Friday, April 2, 2010

Good Friday

17When I saw him, I fell at his feet as though dead. Then he placed his right hand on me and said: "Do not be afraid. I am the First and the Last. 18I am the Living One; I was dead, and behold I am alive for ever and ever! And I hold the keys of death and Hades - Revelation 1:17-18

You may be asking yourself, "if this is the day that Jesus died for us, why is this day Good Friday?" In ancient times, good meant Holy. This is one of the Holiest days of the year, a continuation of Holy Thursday that does not end until we celebrate the Resurrection at Easter.

There are many prophecies and connections between the Old and New Testament regarding Jesus as the Perfect Sacrifice. Let's look at how these pieces of God's puzzle fit together.

The apostle John was given a great vision of the future and he wrote everything he saw in the Book of Revelation, the last part of the Bible. He is the one follower who calls Jesus the "Lamb of God" in his writings.

The Old Testament is all about the Creator's love for His chosen ones. Despite constant rebellion and complaining, God is always there for His people. Each time the Jews were enslaved, God stepped in. The most well-known intervention was the time that God asked Moses to lead His people out of Egypt.

Moses was given very specific instructions and failure to comply meant death. First, each family needed to use a special plant known as a hyssop to dip into the blood of the lamb and place it on the doorway. The lamb used in the sacrifice could not be damaged. If any bone was broken or the lamb was blemished in any way, the Jews needed to replace it. Anyone who did not eat the lamb would perish. This blood on the doorposts protected God's people.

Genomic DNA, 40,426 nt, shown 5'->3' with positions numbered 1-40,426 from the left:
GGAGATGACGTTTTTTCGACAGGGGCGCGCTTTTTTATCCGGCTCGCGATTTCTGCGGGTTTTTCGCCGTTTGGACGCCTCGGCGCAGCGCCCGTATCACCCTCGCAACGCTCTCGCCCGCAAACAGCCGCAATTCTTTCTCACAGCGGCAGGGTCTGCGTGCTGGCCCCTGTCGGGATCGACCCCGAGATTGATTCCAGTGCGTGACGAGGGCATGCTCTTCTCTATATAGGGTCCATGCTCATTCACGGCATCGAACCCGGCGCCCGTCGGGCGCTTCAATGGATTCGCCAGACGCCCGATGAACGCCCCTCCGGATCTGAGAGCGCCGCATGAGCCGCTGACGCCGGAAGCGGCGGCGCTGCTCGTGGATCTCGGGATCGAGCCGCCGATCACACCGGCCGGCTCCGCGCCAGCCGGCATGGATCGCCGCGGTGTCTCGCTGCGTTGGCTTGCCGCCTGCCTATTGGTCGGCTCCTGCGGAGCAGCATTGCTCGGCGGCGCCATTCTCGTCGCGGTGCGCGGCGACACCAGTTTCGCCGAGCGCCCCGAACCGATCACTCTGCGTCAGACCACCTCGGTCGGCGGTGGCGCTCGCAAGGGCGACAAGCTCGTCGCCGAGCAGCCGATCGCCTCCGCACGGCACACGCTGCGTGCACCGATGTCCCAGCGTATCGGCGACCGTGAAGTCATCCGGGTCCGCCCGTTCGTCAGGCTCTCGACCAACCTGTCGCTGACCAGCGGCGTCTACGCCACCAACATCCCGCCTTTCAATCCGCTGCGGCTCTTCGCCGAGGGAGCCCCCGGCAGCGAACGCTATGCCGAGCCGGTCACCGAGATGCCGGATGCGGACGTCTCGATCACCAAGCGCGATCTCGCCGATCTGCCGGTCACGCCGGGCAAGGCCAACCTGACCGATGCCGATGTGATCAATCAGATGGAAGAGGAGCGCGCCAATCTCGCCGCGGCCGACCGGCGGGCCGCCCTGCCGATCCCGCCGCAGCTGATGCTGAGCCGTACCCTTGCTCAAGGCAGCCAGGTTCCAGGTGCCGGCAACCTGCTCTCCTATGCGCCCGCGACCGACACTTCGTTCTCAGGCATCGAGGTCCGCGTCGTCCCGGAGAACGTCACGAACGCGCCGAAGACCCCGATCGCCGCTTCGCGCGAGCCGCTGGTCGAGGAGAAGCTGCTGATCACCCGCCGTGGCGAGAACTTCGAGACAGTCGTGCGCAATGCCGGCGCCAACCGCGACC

God ordered His people to celebrate the "angel of death" passing over them until the end of time. Jesus was celebrating Passover at the Last Supper, which the Jews still celebrate once a year. This commemoration of their Exodus from slavery is known as the Seder. It involves drinking four cups of wine during the meal.

When Jesus was celebrating Passover at the Last Supper, he stopped after just three cups of wine. This is highly unusual since Jewish tradition is very strict. What Jesus was showing His followers was that He was inserting Himself into the Seder, that is, He was becoming the Lamb of God.

He told his followers that He would not drink again until He was in the Kingdom. It was not until the moment before His death on the cross that He asked for something to drink. The plant that was used to raise the wine to Jesus was the hyssop, the same plant that Moses was ordered to use in the first sacrificial meal. This was the fourth cup. The Last Supper was now complete.

When the Romans climbed up on the cross to break His legs, they found that Jesus was already dead. The prophecy stated that not one bone would be broken and this completed the Scripture. It is also important to note that the garment Jesus was wearing was special. This "chiton" was without seam, the same garment a High Priest would wear. It symbolizes that Jesus is both the High Priest and the Sacrificial Lamb.

After completing the Last Supper with the final drink of wine, Jesus bows His head and says, "teleioo", which means, "it is finished". He has done the will of His Father. He has conquered sin once and for all.

As Jesus was suffering on the Cross, He was thinking of you. Even though it would be two thousand years before you were born, He could see you. He loves you and wants to be in your life. This is the day we celebrate Good Friday. It is the day Jesus is looking for a new home, right in the center of your heart. Unlock the door and let Him in.

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